Apologetics,  Culture,  Ethics

Two Questions to Ask Atheists


I’m not very good at witnessing to nonbelievers, but I try to do the best I can. I have studied different apologetic methods, and try to practice certain helpful things I pick up. The problem that I find in talking to nonbelievers is that they are not committed to a consistent worldview. They pick and choose what to believe, based not on a foundational conviction, but on popular opinion (never mind if their beliefs contradict). Although reasoning with nonbelievers can be difficult, here are two questions that I have seen others use, and I think they can help demonstrate the inconsistency of an atheist’s worldview.

Question 1: What is the basis for logical thought or meaningful reasoning?

The premise behind this question is that true wisdom and rational capability is only found in the reality of God’s creation. Logic and reason are only possible because God has designed the world to operate in a logical and coherent way.

Someone may object by saying that logic comes man. But if logic comes from man, then logic can change. If logic can change, then there really is no such thing as logic. For example, the rule of non-contradiction is a logical premise. Something cannot both exist and not exist at the same time. This fact is not dependent upon man, but is self existent outside of man’s mind. Man did not create this rule, it is a part of creation.

If logic is dependent upon man, then does majority opinion dictate logic? Is an atheist illogical simply because he is in the minority of the world? Of course not according to real logic. But the only reason real logic works is because it is outside of man’s opinion. It is a concrete set of rules that are only concrete because God himself is concrete. In essence, because of who God is, logic and reason are possible.

Understanding how logic works is important, but I honestly have never seen an atheist admit that his worldview is inconsistent in the rules of logic. They usually have just never thought about it before, nor usually do they care to think about it after you ask them this question. So, I don’t often use this question.

Question 2: What is the basis for morality?

Usually when I ask this question I get the standard answer—that society determines what is right and wrong. When someone tells me that, I usually say, “So you think the Jewish Holocaust was okay?” Nobody wants to agree with that statement, but that is ultimately what their worldview dictates.

If someone holds to the rule that society always determines right and wrong, then they are stuck with times and places (like Germany) where the majority of society chose to commit wicked genocide. Majority rule is an unacceptable form of morality, because it is not morality—it is simply majority opinion.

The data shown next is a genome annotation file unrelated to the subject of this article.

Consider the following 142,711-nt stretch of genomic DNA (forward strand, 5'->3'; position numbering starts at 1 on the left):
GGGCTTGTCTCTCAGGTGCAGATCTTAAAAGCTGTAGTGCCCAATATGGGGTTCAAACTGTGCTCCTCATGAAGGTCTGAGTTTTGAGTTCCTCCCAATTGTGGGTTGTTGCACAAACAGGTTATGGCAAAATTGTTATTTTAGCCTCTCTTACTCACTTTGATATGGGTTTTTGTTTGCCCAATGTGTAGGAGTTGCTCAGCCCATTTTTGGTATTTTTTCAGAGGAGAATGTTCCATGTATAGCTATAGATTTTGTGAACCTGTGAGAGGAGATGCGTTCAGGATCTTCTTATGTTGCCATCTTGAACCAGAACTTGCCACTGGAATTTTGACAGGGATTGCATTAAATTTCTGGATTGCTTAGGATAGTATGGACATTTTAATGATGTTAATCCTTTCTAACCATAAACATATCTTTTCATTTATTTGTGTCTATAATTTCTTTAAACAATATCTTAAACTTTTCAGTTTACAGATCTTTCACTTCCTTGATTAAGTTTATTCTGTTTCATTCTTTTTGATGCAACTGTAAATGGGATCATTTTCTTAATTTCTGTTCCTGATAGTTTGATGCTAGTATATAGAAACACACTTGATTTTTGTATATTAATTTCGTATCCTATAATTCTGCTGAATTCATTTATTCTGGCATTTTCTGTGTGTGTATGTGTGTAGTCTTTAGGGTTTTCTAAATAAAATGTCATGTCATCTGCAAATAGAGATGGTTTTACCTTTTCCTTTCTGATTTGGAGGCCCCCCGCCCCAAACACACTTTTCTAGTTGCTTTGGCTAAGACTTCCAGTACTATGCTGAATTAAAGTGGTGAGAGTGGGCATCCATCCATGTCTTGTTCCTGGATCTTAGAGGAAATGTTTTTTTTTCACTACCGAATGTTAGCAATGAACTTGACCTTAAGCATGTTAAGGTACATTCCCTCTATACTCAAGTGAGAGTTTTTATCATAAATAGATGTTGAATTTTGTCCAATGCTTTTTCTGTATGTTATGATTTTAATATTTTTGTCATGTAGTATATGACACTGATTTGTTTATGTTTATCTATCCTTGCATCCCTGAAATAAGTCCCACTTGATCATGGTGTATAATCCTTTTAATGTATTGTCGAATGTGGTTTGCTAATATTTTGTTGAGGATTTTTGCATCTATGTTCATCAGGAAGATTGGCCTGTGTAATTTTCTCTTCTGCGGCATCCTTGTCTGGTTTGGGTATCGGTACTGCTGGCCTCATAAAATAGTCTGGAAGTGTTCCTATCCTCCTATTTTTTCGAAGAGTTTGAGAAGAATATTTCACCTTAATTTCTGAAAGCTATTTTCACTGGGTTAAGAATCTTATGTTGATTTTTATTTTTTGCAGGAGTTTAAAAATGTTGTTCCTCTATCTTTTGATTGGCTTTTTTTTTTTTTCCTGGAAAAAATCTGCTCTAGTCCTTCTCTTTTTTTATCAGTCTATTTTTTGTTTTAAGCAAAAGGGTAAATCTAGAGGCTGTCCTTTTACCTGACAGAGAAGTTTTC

To give another example that points out the inconsistent foolishness of the belief that the majority determines morality, I sometimes will ask, “So if 9 out of 10 people were in favor of killing atheists because they thought it was better for society, you wouldn’t find anything wrong with that?” Usually, if nothing else, this question makes them uncomfortable. People usually don’t think their worldviews all the way through. They forget that if they were the minority, then that would make them wrong—and if the majority wanted to punish them for that, there is no reason that should not happen, at least according to their worldview.

Ultimately, as these scenarios point out, there must be an objective standard upon which morality can be based. An atheistic worldview cannot effectively answer how morality exists without a god. Thankfully, there is an objective standard of morality as seen in God’s inspired Word, given to humanity so that we might know right and wrong.

What do you think of these questions? Have you used any similar questions in talking with atheists?

photo credit: Oberazzi via photopin cc

Note: This post originally appeared in October, 2014.

Peter serves at Shepherd's Theological Seminary in Cary, NC as the professor of Old Testament and Biblical Languages. He loves studying the Bible and helping others understand it. He also runs the Bible Sojourner podcast.


    • Peter Goeman

      Hey Sam, sorry about the late reply. In regard to #1, a miracle is an intrusion into or suspension of the natural order. And #2, I wouldn’t call the Crusades Christian, just like I wouldn’t call the Catholic Church Christian. My standard for Christianity is that they must believe and practice what the Bible teaches.

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